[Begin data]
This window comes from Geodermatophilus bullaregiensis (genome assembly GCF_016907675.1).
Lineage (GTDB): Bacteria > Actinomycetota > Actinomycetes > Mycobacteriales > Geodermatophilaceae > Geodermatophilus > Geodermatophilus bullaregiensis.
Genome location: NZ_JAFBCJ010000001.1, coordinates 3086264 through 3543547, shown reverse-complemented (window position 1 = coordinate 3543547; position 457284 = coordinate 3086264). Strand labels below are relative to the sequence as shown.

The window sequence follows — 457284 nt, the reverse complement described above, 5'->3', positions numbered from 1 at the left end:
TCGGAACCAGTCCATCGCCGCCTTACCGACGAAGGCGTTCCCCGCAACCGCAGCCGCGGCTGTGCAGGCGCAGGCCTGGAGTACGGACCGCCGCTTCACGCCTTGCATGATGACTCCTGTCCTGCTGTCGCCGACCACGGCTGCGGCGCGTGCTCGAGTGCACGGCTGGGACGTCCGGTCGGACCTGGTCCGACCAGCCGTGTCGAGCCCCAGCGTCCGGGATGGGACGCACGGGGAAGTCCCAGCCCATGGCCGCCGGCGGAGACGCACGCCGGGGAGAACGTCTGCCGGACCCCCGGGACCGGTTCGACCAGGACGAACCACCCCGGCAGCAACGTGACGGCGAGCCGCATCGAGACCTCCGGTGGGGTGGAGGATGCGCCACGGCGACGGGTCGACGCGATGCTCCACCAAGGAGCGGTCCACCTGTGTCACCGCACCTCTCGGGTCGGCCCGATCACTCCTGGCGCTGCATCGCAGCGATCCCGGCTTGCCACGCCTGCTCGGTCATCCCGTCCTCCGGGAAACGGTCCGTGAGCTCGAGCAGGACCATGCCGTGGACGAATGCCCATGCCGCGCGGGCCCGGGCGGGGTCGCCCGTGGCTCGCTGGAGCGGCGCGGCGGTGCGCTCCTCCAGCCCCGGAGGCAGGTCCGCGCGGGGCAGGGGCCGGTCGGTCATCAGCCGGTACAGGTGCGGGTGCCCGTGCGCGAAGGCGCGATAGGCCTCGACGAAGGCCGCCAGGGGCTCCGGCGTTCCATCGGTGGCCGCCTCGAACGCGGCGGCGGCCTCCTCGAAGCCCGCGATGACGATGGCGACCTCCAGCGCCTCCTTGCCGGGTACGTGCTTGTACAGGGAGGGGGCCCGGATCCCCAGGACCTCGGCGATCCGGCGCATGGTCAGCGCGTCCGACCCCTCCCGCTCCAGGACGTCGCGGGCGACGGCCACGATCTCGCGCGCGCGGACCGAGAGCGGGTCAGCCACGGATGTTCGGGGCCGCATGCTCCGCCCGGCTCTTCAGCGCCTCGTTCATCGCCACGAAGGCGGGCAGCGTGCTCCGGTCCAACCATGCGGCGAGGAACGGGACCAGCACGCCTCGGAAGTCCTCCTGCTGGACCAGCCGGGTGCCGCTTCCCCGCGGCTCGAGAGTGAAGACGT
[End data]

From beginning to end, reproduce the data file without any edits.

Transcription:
This window comes from Geodermatophilus bullaregiensis (genome assembly GCF_016907675.1).
Lineage (GTDB): Bacteria > Actinomycetota > Actinomycetes > Mycobacteriales > Geodermatophilaceae > Geodermatophilus > Geodermatophilus bullaregiensis.
Genome location: NZ_JAFBCJ010000001.1, coordinates 3086264 through 3543547, shown reverse-complemented (window position 1 = coordinate 3543547; position 457284 = coordinate 3086264). Strand labels below are relative to the sequence as shown.

The window sequence follows — 457284 nt, the reverse complement described above, 5'->3', positions numbered from 1 at the left end:
TCGGAACCAGTCCATCGCCGCCTTACCGACGAAGGCGTTCCCCGCAACCGCAGCCGCGGCTGTGCAGGCGCAGGCCTGGAGTACGGACCGCCGCTTCACGCCTTGCATGATGACTCCTGTCCTGCTGTCGCCGACCACGGCTGCGGCGCGTGCTCGAGTGCACGGCTGGGACGTCCGGTCGGACCTGGTCCGACCAGCCGTGTCGAGCCCCAGCGTCCGGGATGGGACGCACGGGGAAGTCCCAGCCCATGGCCGCCGGCGGAGACGCACGCCGGGGAGAACGTCTGCCGGACCCCCGGGACCGGTTCGACCAGGACGAACCACCCCGGCAGCAACGTGACGGCGAGCCGCATCGAGACCTCCGGTGGGGTGGAGGATGCGCCACGGCGACGGGTCGACGCGATGCTCCACCAAGGAGCGGTCCACCTGTGTCACCGCACCTCTCGGGTCGGCCCGATCACTCCTGGCGCTGCATCGCAGCGATCCCGGCTTGCCACGCCTGCTCGGTCATCCCGTCCTCCGGGAAACGGTCCGTGAGCTCGAGCAGGACCATGCCGTGGACGAATGCCCATGCCGCGCGGGCCCGGGCGGGGTCGCCCGTGGCTCGCTGGAGCGGCGCGGCGGTGCGCTCCTCCAGCCCCGGAGGCAGGTCCGCGCGGGGCAGGGGCCGGTCGGTCATCAGCCGGTACAGGTGCGGGTGCCCGTGCGCGAAGGCGCGATAGGCCTCGACGAAGGCCGCCAGGGGCTCCGGCGTTCCATCGGTGGCCGCCTCGAACGCGGCGGCGGCCTCCTCGAAGCCCGCGATGACGATGGCGACCTCCAGCGCCTCCTTGCCGGGTACGTGCTTGTACAGGGAGGGGGCCCGGATCCCCAGGACCTCGGCGATCCGGCGCATGGTCAGCGCGTCCGACCCCTCCCGCTCCAGGACGTCGCGGGCGACGGCCACGATCTCGCGCGCGCGGACCGAGAGCGGGTCAGCCACGGATGTTCGGGGCCGCATGCTCCGCCCGGCTCTTCAGCGCCTCGTTCATCGCCACGAAGGCGGGCAGCGTGCTCCGGTCCAACCATGCGGCGAGGAACGGGACCAGCACGCCTCGGAAGTCCTCCTGCTGGACCAGCCGGGTGCCGCTTCCCCGCGGCTCGAGAGTGAAGACGT